Rocky Balboa is a flawed individual, but a bully and rapist? From the scene, I can discern no attempts by Rocky to force Adrian to comply with his desires, and I firmly believe Rocky would never stop her from leaving or force himself on her. She didn’t leave, because her worries weren’t coming from her perception of Rocky specifically; she says flat-out that she’s never been alone in a man’s apartment. Rocky understands, as he’s been alone for what seems a good bit of time and isn’t the brightest bulb. I think he honestly relates to Adrian’s feelings and isn’t offering any lines to bait her into staying.



At this point, nothing physical has happened yet, but it’s obviously moving in that direction. Adrian constantly pushes back against his advances, but Rocky continues. Yes, devoid of context, I can see this looking bad. A man backing a woman into a corner and saying he’s going to kiss you but you don’t have to kiss back does seem like a terrible situation to be in, but you have to watch the scene to make a valid judgment.


Instead of “essential” rape, I see two people being awkward with each other as they grapple with expressing themselves. They both admit they’re nervous, and I don’t see a blank canvas in Talia Shire’s eyes. I see a woman who’s been abused for years by her brother – someone who is quite possibly making a first attempt at connecting with another human being. Rocky is in a similar situation, though his insecurities aren’t shown through timidity. He has no problem with people noticing him, which is in stark contrast to Adrian’s personality. You might think the two would clash, and as this review characterizes it, they do. But considering the life they built together and the way they interact with each other from the very beginning, I just don’t see any kind of activity even approaching rape going on.

The thing about boxing her in a corner is explained by Rocky’s inexperience, and I do believe the scene itself gives more than enough evidence to validate that opinion. I agree, if another woman were in Adrian’s place and spoke up about Rocky’s behavior, the correct response by him would be to simply do nothing and let her leave. But that’s not what happened, and Rocky’s behavior speaks more to the fact that at this point in his life, he’s not a whole lot more than a product of his environment. What separates Rocky from, say, the loan shark’s driver (who does strike me as a bully and bad dude), however, is you can tell Rocky doesn’t want to be out there breaking people’s thumbs. I wouldn’t call it a huge moral principle or anything, but he wants to rise above his station while being a decent human being.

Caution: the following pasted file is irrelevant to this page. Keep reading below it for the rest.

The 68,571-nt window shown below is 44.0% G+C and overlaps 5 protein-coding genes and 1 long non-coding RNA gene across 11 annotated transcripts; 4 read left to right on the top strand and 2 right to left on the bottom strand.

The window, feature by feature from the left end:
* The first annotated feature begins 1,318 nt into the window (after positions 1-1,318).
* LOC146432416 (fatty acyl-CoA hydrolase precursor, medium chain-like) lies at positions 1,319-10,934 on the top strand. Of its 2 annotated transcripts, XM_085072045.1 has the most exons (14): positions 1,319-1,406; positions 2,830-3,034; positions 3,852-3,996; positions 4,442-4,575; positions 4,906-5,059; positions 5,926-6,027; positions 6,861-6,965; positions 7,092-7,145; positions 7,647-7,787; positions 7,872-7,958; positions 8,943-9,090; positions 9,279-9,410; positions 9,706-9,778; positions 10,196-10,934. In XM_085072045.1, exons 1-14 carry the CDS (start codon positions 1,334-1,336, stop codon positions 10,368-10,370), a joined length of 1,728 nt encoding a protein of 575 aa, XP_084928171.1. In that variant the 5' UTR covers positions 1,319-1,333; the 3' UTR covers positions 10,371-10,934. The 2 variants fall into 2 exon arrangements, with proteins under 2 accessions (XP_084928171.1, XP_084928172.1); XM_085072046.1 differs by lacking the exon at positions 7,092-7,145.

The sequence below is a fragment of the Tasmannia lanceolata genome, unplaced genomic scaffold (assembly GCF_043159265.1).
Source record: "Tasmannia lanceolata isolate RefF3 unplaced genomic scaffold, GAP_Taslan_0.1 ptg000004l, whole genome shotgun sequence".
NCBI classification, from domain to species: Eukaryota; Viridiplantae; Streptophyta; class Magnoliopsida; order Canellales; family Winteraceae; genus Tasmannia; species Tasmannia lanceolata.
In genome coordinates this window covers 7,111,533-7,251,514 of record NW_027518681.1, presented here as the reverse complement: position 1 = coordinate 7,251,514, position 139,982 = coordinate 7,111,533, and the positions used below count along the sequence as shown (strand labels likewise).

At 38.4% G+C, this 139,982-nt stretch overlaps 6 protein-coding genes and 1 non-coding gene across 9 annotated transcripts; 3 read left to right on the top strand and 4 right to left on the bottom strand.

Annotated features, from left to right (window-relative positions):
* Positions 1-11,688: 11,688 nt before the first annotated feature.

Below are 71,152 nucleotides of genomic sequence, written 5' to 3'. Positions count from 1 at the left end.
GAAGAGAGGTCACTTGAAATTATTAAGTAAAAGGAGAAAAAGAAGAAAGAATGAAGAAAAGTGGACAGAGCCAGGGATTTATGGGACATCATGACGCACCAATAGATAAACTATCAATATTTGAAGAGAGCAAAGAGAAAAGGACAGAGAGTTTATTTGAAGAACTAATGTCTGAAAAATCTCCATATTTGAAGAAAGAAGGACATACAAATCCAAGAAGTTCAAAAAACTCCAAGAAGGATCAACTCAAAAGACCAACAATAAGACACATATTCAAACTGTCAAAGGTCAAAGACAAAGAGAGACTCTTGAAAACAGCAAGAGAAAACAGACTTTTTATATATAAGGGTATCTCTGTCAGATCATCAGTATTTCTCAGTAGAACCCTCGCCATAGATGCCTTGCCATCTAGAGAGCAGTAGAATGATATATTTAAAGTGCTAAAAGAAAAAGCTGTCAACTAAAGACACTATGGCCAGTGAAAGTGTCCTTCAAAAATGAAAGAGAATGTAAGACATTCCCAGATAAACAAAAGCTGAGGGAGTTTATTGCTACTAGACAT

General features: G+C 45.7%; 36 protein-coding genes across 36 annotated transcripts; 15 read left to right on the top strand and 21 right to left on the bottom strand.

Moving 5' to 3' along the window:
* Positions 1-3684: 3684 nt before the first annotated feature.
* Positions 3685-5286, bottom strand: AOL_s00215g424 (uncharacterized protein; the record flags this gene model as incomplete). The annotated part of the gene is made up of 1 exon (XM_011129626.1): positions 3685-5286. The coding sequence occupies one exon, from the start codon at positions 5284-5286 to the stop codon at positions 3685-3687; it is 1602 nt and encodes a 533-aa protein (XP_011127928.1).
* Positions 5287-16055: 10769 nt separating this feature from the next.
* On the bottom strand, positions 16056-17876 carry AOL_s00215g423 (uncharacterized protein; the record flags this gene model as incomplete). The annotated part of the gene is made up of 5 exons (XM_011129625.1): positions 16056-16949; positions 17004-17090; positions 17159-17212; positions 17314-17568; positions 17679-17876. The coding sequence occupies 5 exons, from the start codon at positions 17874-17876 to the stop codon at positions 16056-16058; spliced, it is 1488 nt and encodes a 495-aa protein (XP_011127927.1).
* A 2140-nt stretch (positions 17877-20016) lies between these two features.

To me, it smacks of cheating to say that a character may express themselves in one way, but that’s only because the movie portrays it as such. Well, okay, then that logic applies to every scene and every character in every movie, ever. If you don’t like the way a character acts, it’s only because the movie didn’t show it “correctly.” Sorry, but I’m not buying it. It’s one thing to comment on what might be going on in a character’s head (which I do) and another thing altogether to suggest that a director is intentionally filming a rape scene as a benign sexual encounter. When it comes down to it, I think the review is either saying that, or it’s calling Rocky a liar. But what examples in any of the movies can be given to justify such an opinion? Does Rocky ever lie or show himself to be less than totally honest?

So, what do you think? Did Rocky basically rape Adrian, only the movie depicts her as enjoying it? Is it a product of the times? Is this all overblown nonsense? A mixture of all of the above? I really want to know what people think about this, as it’s never come up in any Rocky discussions I’ve had before. Let me know in the comments!


About Sir Phobos

Male, 30-something, hates stupid things and likes non-stupid things
This entry was posted in Drama and tagged , , , , . Bookmark the permalink.